Growing the organization chart

Marc Weiszer notes that this offseason Georgia has added four to the staff as quality control assistants: George Helow, Alex Jackson, Kelin Johnson and Jon Richt.  That brings the total of graduate assistants and quality control assistants to nine, an increase of three over what Georgia had last season listed as graduate assistants and program coordinators.

While that appears to be following the general trend in the conference to beef up the numbers on the non-coaching side, what’s interesting is that unlike what we’ve seen at several other schools, Georgia isn’t adding high-profile high school coaches to its support staff.  That indicates to me that Richt values what his coaching staff brings to the table on the recruiting front.  There seems to be a feeling that there’s more bang for the buck freeing his coaches up on the administrative side so that more time, even if it’s incremental, can be devoted to recruiting.

This next year is really going to be interesting in a lot of ways.

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16 Comments

Filed under Georgia Football, Recruiting

16 responses to “Growing the organization chart

  1. I’m asking out of ignorance, anybody know what the typical job description of a “quality control” assistant is? I’m guessing a lot of scouting……not only opponents, but self scouting as well. They can’t be on the field but can they conduct film room study with the players and things like that? What other administrative responsibilities would they have, if they aren’t doing much with recruiting? I’m guessing the scouting alone takes a big load off the assistant coaches, just curious if there are other focal points.

    • that’s the impression I’ve always gotten. They help scout opponents, but more so help a team scout themselves. They fix details such as alignment, stances if an OL or DL has a tell, try to figure out what you do well, what you do poorly, determine if you are showing tendencies or other things that opponents can exploit, and fix issues that they can see simply by having more time to go in depth.

      • AusDawg85

        So which one was responsible for telling coach Grantham, “Coach…other teams seem to throw deep when our DB’s are flapping their arms before the snap.” Or “we sure do race to open spots on the field where there are no receivers.”?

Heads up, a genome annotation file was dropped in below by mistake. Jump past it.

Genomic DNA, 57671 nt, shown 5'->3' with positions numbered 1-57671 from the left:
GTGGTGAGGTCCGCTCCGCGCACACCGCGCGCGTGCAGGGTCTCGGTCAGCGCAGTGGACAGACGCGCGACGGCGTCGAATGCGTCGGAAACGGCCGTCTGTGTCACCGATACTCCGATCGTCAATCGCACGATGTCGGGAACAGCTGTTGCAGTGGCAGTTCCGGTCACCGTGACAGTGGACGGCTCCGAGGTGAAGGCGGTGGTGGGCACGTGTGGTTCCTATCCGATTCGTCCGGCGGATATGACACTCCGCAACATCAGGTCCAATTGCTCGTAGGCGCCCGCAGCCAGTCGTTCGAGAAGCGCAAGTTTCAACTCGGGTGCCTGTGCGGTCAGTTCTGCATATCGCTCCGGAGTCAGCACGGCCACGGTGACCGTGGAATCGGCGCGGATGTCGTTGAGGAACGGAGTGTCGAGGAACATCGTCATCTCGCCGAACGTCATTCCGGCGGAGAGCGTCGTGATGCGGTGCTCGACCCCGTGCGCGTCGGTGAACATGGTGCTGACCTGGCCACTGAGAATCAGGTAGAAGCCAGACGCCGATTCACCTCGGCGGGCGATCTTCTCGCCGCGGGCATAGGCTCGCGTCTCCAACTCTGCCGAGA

• Mayor of Dawgtown

          Maybe that’s why Grantham’s gone now–he didn’t have time for that sh!t.

          • 79dawg

            They can (and do) coach on the field during practice; however, they cannot be on the field or in the booth or have any role on gameday…

  2. Joe Schmoe

    Hopefully, researching special teams.

  3. Scorpio Jones, III

    We have hired successful high school coaches to help with recruiting in the past. Turns out high school coaches are more impressed with college coaches, or so it would seem.

  4. W Cobb Dawg

    I’m somewhat disappointed with CMR hiring his son for a position. Multimillionaire coach gives kid job because he can’t get gainful employment somewhere else? The kid should get started on his own feet somewhere else, for self-respect if for no other reason.

    Do my fellow commenters think CMR is helping him or hurting him?

    • Jon Richt, Mark Richt’s son and a former quarterback at Mars Hill (N.C.), is a volunteer quality control assistant.

      Since he’s not being paid, I don’t see it as that big of a deal. It’s a way for his son to get his feet somewhat wet in the coaching profession (the quality control guys can’t do any on-field coaching). I’d be surprised if this isn’t pretty common across the landscape.

      • Mayor of Dawgtown

        It’s the first step toward a career in coaching. I say “Good Luck” to the kid.

    • PTC DAWG

      He is not being paid, hopefully it will lead to bigger and better things. I see no issue with it myself.

  5. I Wanna Red Cup

    I suspect most any father would welcome a chance to help his son with his career.

  6. Keese

    The recruiting storyline that will play out over the next year really intrigues me

  7. WSS

    I’d like for a few of them to be number-crunchers to provide data on opponent probabilities…

  8. Normaltown Mike

    Glad to see an Ole war horse from the O-Line of those late Donnan early CMR years is back in the fold.